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A Place for Weakness: Preparing Yourself for Suffering Kindle Edition

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About the Author

Michael Horton is the author of over 20 books and host of the White Horse Inn, a nationally syndicated radio programHe is the professor of Systematic Theology and Apologetics at Westminster Seminary California and the editor-in-chief of Modern Reformation magazine.  A popular blogger and sought-after lecturer, he resides in Escondido, California with his wife and children.


Excerpt. © Reprinted by permission. All rights reserved.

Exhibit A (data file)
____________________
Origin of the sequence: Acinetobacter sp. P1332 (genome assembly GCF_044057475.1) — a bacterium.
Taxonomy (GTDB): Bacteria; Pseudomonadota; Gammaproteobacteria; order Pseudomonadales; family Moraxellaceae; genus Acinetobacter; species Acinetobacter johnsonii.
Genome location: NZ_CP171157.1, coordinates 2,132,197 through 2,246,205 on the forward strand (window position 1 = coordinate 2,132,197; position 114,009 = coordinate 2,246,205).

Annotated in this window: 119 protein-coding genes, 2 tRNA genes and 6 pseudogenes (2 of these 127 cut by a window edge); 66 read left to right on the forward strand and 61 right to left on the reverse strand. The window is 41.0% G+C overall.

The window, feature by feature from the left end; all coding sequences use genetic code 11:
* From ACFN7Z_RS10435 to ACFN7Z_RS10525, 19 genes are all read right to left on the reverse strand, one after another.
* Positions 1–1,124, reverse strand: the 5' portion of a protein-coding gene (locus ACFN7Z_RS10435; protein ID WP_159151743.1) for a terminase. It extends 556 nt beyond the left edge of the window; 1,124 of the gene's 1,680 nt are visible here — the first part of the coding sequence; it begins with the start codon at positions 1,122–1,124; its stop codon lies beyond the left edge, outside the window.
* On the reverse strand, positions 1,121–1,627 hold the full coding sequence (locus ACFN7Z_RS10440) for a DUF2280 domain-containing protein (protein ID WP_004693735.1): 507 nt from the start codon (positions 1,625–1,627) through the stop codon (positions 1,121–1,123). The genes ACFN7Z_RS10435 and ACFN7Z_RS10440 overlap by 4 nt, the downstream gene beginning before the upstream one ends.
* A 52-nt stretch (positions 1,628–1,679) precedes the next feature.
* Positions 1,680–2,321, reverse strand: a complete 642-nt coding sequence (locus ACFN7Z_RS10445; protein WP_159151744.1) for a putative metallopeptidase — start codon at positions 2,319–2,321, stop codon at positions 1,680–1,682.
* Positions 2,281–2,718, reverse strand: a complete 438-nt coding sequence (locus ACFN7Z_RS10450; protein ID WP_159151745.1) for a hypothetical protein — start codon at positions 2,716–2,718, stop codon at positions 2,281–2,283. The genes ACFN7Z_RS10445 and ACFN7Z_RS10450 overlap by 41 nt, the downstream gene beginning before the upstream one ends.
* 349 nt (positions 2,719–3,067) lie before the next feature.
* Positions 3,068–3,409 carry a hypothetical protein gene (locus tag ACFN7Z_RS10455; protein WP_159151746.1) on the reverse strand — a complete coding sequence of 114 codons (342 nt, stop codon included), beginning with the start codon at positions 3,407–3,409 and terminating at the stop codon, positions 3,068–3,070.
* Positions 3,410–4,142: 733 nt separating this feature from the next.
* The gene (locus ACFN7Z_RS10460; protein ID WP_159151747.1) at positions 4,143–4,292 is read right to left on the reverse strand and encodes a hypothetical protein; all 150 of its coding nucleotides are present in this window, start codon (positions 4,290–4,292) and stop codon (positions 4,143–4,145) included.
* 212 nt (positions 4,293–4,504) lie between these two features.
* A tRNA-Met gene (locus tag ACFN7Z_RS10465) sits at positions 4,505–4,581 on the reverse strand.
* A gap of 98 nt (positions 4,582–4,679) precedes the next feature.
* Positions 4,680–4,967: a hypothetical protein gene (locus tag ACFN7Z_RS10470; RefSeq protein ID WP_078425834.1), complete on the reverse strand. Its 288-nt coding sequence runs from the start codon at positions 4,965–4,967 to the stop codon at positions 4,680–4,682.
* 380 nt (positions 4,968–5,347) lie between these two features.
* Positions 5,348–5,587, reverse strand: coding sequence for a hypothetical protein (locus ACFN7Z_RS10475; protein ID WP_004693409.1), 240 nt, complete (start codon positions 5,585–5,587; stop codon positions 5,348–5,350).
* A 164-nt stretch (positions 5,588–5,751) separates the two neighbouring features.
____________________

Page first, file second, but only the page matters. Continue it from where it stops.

I felt as if I were a willful teenager again, with my father shaking me by the shoulders to bring me to my senses. Only now, he could not grab me. He could not even speak to me, although he desperately mumbled strange sounds. All that was left of the man were his eyes, pounding against my heart with their steely gray intensity. As everyone who knew him even casually could attest, my father had eyes that laughed before the rest of his face could catch up. Some of us, especially his children, knew that, on those rare occasions when his temper flared, it happened first in his eyes. With a mere glance, he could nip horseplay in the bud at the dinner table. Now those eyes were almost always reporting an emotion we had never seen in our dad. The one for whom the glass was always half full, who always landed on his feet in every circumstance, was more terrified of waking than of dying. Have you ever seen someone wail without actually being able to articulate a cry, his heaving chest and terrified visage giving the secret away? Larger than life since my childhood, this great man was now as helpless as an infant and more pitiful than any life I had ever known, his gaunt flesh wasting and yellowing with every passing week. At the age of seventy-eight, James Horton had been diagnosed with a benign brain tumor that required immediate surgery. At first, a shunt released some of the fluid on his brain, but a further surgery was necessary to excise the rapidly growing lump before it interrupted vital brain functions. This surgery failed, and before long we realized that my father would not recover. He lived for nearly a year, however, almost paralyzed from head to toe. Since even his face had lost muscular control, his eyelids drooped, exposing their red interior. It was as if his whole face had melted like wax, and we could hardly recognize him --- except for the eyes, which were always filled with emotion, usually unspeakable pain. But occasionally, and more frequently toward the end, they evidenced hope and a confidence that came from another place. We prayed for weeks that the Lord would take him home. We would place our son, just a few months old, in his namesake's listless arms and watch my dad's heaving chest signal his delight. Even then, it was always a bittersweet visit for my father, and for us. The Gibraltar of the family, my mother, fussed over his bedside, nervously fluffing his pillows at fifteen-minute intervals, ensuring that the intravenous fluids were properly calculated, and organizing edifying visits from friends and children from church. In between, she read quietly in her chair while holding Dad's hand. For years, I had witnessed the remarkable care that these two people provided in our home, first to their own parents and then to fifteen elderly folks in our residential care home as I was growing up. But now she was caring for her best friend, and there was almost nothing she could do for him but fluff his pillows --- and try to hide her own daily grief. Although my mom always looked ten years younger than her actual age, these months acted like time-lapse photography, working my father's pain into her own face and wearing her body down. A Second Blow Then, just two months before my father's death, Mom suffered a massive stroke while I was driving her from her sister's funeral, where she had delivered a moving eulogy. This strong and compassionate woman who had given her life to disadvantaged city kids and abandoned seniors was now herself dependent on others. I recalled a couple of times in the past when my parents had mentioned their worst fears about old age. For my dad, a debilitating disease would be the most horrible way of death, he said; for my mom, it was being a burden --- and from their caregiving experience they knew both well. In my darker moments, I wondered why God would allow them to experience their worst scenarios in the last act of their play, especially when they had done so much for so many others. They had moved close to Lisa and me in our first year of marriage to be of help when they learned of our first pregnancy. Always running to the side of those who needed a strong arm, my mom was now partially paralyzed and disabled, while my dad was succumbing to an agonizing death. I told God that it all seemed too calculated, that he seemed all too real, too involved, too present in our lives, especially my parents', as if he had cruelly dished out the very end that each most feared. Shouldn't people whose lives were all about giving to others, especially to the elderly, have a break when it comes to how they leave this life? It seemed to challenge the whole 'reap what you sow' principle: does this apply only when people deserve bad and not when they deserve good? My wife, recovering from several especially difficult miscarriages, found that her visits to my dad's bedside only aggravated her questions about God's goodness. It was strange to see her go through this. After all, Lisa was a Bible study teacher who devoured pretty deep theology books. Now it was all being put to the test of real life. I had experienced death up close in our home growing up, not only with my grandparents but also with the adopted 'grandparents' in our home for the elderly. Still, Lisa and I both struggled with the usual doubts. People suffer and even die from natural causes every day, we tried to tell ourselves. Furthermore, old people eventually die. We all die. This doesn't mitigate the tragedy, but its inevitability and universality at least prepare us for the fact. But why do some people suffer so much in their death? Why is it often so slow and painful? Is death itself not horrible enough that we also have to fear dying --- a wasting and withering that threatens our cherished expectations of a good and orderly providence? Just to look at my father over the course of those ghastly months, those long and torturous weeks, was to face the most serious, existential, concrete challenges to our deeply held Christian convictions.